At the July Public Examination Inspector Thickett instructed EDDC to reach agreement with Natural England over outstanding issues regarding compliance with the European Habitat Directive. These are legally binding on EDDC and, therefore, potential show stoppers. (It is claimed the phrasing he used was “lock yourselves in a darkened room until you reach agreement” – but who would voluntarily do that with an EDDC planner?).
Not surprising then to find the amendments proposed to the Draft Plan by EDDC in August didn’t mention that agreement had been reached, only that there had been a “dialogue”. EDDC’s proposed solution is to duck the issue by removing any dependency between the Exmouth Master Plan and the Local Plan i.e. Exmouth regeneration is irrelevant to achieving the staggering economic growth assumed in the Local Plan.
So the Watch watchers were interested to read the following article by Becca Glidden in last Week’s Journal under the title “Setback for major regeneration sites”. Amongst all the nuanced phrasing we are left wondering when is a plan not a plan? Maybe our readers can enlighten us?
Here is the text of the article:
Major sites earmarked for regeneration have been struck out of a major new planning document – after objections from Natural England.
The sites include the seafront Splash Zone/ Queen’s Drive, the Imperial Road car park, the rugby ground, bus station, estuary car park, London Inn car park and town centre post office.
They have been removed from the proposed East Devon Local Plan, which is currently undergoing public consultation.
The regeneration works have been deleted from the proposed planning document because Natural England said the proposals were not `legally sound’.
Natural England, a group championing the preservation of the natural environment for future generations, said East Devon District Council (EDDC) had failed to carry out a full conservation assessment of the Exmouth sites earmarked for regeneration. [Comment from Owl: Natural England is the Government’s statutory advisory body on this – i.e. top dog].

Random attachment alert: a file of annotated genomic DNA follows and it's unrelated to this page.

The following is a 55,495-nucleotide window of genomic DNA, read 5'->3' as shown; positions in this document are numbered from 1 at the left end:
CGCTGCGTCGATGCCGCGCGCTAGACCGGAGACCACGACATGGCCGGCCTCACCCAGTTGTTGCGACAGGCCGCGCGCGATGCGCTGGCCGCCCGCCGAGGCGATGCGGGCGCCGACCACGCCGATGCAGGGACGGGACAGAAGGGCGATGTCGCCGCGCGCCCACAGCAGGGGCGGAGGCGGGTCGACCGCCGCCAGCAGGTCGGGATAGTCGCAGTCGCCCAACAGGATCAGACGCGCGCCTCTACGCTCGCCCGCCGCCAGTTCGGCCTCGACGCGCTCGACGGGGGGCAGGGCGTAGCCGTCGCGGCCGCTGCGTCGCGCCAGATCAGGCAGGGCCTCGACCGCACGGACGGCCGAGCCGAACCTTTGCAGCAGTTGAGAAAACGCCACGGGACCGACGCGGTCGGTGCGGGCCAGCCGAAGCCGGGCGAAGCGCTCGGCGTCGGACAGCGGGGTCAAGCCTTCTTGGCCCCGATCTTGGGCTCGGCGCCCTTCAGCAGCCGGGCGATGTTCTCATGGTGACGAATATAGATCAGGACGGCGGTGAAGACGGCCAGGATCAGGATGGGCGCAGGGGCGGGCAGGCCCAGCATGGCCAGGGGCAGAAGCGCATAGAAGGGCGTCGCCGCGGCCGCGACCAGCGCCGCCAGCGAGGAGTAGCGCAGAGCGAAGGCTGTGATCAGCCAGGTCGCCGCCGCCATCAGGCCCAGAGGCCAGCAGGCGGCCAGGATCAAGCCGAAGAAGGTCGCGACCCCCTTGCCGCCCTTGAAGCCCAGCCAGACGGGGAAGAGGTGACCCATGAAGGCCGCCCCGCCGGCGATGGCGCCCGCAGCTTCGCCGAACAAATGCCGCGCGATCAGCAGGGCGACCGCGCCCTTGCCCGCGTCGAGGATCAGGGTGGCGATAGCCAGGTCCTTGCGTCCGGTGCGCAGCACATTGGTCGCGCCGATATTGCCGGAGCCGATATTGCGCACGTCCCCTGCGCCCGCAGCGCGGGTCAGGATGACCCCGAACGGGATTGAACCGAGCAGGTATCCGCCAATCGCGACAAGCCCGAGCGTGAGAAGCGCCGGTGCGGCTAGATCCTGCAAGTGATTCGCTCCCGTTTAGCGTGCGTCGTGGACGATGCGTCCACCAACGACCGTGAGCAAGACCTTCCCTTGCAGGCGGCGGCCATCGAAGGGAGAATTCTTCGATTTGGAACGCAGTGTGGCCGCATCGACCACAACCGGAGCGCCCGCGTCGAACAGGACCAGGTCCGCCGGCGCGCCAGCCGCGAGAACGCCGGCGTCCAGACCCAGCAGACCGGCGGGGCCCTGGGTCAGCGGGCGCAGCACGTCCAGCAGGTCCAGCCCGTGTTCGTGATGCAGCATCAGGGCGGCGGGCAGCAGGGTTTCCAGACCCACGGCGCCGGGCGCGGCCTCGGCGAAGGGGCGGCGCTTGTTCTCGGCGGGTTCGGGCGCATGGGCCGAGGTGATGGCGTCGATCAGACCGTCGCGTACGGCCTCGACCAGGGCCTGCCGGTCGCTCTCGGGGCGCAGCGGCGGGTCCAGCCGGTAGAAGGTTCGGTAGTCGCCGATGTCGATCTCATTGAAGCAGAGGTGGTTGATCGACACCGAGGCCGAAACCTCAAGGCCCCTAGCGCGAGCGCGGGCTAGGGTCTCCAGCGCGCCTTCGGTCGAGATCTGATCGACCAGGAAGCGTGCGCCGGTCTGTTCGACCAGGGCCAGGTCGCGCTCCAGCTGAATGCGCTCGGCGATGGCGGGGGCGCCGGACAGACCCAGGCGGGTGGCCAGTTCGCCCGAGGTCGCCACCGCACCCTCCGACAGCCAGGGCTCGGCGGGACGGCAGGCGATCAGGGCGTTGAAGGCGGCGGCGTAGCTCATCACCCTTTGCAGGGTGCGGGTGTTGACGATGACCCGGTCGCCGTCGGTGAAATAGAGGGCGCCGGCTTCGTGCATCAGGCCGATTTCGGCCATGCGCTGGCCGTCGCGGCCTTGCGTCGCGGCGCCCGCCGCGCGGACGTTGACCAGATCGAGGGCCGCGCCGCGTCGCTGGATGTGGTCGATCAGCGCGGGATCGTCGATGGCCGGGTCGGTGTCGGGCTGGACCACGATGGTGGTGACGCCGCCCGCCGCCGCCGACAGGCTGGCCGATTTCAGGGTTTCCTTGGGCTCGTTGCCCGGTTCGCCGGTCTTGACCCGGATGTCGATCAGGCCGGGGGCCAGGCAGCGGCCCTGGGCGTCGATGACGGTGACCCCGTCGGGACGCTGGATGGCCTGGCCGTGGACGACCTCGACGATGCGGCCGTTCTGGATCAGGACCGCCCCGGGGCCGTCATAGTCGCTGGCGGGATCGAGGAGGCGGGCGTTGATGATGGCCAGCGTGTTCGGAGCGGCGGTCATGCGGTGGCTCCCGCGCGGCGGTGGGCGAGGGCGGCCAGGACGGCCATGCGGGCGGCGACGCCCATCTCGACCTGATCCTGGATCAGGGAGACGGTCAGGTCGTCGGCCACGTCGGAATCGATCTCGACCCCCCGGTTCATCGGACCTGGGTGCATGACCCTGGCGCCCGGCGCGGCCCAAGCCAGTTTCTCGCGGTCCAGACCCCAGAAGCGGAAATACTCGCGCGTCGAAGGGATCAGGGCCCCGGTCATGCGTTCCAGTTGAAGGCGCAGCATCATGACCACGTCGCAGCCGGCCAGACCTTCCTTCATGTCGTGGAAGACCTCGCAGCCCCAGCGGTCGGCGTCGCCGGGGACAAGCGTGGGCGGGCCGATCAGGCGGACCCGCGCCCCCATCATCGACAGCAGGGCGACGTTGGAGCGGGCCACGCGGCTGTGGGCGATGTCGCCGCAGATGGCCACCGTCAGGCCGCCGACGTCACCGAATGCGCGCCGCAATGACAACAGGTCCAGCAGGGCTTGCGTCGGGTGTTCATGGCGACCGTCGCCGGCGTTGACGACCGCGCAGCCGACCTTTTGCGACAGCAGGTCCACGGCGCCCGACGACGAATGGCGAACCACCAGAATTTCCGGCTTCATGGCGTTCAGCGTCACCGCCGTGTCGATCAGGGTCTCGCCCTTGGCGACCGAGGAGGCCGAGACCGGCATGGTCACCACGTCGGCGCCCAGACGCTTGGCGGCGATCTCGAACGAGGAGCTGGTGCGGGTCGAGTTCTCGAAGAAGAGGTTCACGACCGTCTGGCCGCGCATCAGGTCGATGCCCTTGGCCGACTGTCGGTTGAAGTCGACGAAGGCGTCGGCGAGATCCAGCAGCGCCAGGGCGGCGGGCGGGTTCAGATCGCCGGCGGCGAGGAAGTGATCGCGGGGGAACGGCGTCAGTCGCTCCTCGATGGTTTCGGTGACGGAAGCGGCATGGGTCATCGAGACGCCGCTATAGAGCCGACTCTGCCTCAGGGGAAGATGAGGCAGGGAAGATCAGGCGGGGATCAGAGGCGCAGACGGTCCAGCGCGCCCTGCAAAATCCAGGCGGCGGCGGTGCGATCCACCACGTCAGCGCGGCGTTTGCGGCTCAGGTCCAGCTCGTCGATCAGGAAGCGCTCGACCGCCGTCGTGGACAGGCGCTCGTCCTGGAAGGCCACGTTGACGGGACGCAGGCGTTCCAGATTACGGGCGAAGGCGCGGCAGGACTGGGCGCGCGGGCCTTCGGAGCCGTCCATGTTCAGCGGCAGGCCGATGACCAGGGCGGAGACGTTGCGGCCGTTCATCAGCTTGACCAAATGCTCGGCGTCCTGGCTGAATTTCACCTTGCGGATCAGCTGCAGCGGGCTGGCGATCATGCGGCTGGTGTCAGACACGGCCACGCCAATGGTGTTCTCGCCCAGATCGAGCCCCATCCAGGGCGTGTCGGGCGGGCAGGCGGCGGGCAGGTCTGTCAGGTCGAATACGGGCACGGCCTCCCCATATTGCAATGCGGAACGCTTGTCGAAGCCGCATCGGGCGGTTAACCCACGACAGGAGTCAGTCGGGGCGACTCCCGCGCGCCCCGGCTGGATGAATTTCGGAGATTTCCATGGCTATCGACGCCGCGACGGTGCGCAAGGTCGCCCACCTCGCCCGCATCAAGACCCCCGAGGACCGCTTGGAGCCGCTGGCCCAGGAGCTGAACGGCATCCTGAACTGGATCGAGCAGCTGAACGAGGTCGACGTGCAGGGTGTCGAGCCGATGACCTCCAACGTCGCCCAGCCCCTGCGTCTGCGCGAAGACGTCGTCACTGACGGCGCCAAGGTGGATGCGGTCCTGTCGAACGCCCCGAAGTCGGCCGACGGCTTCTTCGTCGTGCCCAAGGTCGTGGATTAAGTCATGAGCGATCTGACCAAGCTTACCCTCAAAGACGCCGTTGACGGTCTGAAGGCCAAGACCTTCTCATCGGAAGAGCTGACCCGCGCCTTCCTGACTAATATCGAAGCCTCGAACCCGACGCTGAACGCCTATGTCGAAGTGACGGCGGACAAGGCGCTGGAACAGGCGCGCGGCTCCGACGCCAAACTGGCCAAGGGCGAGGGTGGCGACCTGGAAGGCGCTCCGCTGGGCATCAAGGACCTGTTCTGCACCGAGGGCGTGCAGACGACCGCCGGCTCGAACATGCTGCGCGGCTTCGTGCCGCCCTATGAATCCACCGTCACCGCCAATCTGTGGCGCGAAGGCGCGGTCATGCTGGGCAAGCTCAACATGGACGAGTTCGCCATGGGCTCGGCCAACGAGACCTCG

In a letter to EDDC, Natural England said: “Because we advise that we are unable to agree that the Habitat Regulations Assessment is complete, we consider that the Local Plan is not legally sound, since the statutory requirements of the assessment process have not been followed.
This remains the case.”
The regeneration sites are contained in a document called the Exmouth Masterplan, a planning paper which forms part of the proposed East Devon Local Plan.
An EDDC spokesperson told the Journal: “The Exmouth Masterplan is one of a suite of planning documents that support the [proposed] Local Plan, however, the Exmouth Masterplan needs updating.
“The issue which Natural England has concerns about, is whether all of the Exmouth Masterplan can be acceptably delivered, bearing in mind the possibility of adverse impacts on the Exe Estuary wildlife site.
“Because of the concerns expressed by Natural England, the council has withdrawn the direct links/references between the Exmouth Masterplan and the Local Plan to enable the Local Plan to move forward.
“The sites in Exmouth can still come forward, but to show that they are acceptable, each site and the scheme on that site will need to be subject to its own detailed assessment under the habitat regulations – Natural England will take a keen interest in these assessments.”
The district council said the seafront Splash/ Queen’s Drive, the Imperial Road car park, the rugby ground, bus station, estuary car park, London Inn car park and town centre post office would be included in a refreshed Masterplan, a council document which sets out the future for Exmouth.
The council said its regeneration plans for Exmouth were ongoing and would be completed.
The spokesperson said plans would be submitted for the Splash/Queens Drive development before the end of the year.
“Projects in the Masterplan remain in place for delivery. The delivery of Masterplan projects will be aligned with the new Local Plan policies, as well as wider rules and regulations. In the mean-time, the existing Masterplan remains in force.
“The Queen’s Drive proposals are proceeding and a planning application for the enabling works – road and car park – has recently been submitted.
“An application for the second phase will be forthcoming before the end of the year.”
Our summary: Now you see it, now you don’t!
That could be EDDC’s new motto, perhaps!